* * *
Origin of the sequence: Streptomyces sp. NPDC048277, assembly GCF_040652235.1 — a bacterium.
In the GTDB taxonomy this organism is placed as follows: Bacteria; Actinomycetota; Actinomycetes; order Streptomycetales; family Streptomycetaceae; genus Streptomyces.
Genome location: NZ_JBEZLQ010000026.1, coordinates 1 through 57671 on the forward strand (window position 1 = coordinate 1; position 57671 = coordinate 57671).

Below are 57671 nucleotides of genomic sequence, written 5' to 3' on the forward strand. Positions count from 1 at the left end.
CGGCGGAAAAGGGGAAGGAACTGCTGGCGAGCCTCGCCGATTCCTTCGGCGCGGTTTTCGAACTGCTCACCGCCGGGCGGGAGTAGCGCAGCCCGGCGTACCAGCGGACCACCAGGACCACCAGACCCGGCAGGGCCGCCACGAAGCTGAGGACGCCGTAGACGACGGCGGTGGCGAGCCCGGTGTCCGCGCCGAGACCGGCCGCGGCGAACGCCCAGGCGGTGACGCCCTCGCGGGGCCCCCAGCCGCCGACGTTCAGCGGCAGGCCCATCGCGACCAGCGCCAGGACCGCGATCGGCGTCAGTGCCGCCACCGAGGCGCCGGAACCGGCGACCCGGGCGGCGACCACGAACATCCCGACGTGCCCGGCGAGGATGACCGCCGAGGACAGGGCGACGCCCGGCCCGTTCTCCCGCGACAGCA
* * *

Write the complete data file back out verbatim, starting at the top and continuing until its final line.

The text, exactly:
Origin of the sequence: Streptomyces sp. NPDC048277, assembly GCF_040652235.1 — a bacterium.
In the GTDB taxonomy this organism is placed as follows: Bacteria; Actinomycetota; Actinomycetes; order Streptomycetales; family Streptomycetaceae; genus Streptomyces.
Genome location: NZ_JBEZLQ010000026.1, coordinates 1 through 57671 on the forward strand (window position 1 = coordinate 1; position 57671 = coordinate 57671).

Below are 57671 nucleotides of genomic sequence, written 5' to 3' on the forward strand. Positions count from 1 at the left end.
CGGCGGAAAAGGGGAAGGAACTGCTGGCGAGCCTCGCCGATTCCTTCGGCGCGGTTTTCGAACTGCTCACCGCCGGGCGGGAGTAGCGCAGCCCGGCGTACCAGCGGACCACCAGGACCACCAGACCCGGCAGGGCCGCCACGAAGCTGAGGACGCCGTAGACGACGGCGGTGGCGAGCCCGGTGTCCGCGCCGAGACCGGCCGCGGCGAACGCCCAGGCGGTGACGCCCTCGCGGGGCCCCCAGCCGCCGACGTTCAGCGGCAGGCCCATCGCGACCAGCGCCAGGACCGCGATCGGCGTCAGTGCCGCCACCGAGGCGCCGGAACCGGCGACCCGGGCGGCGACCACGAACATCCCGACGTGCCCGGCGAGGATGACCGCCGAGGACAGGGCGACGCCCGGCCCGTTCTCCCGCGACAGCA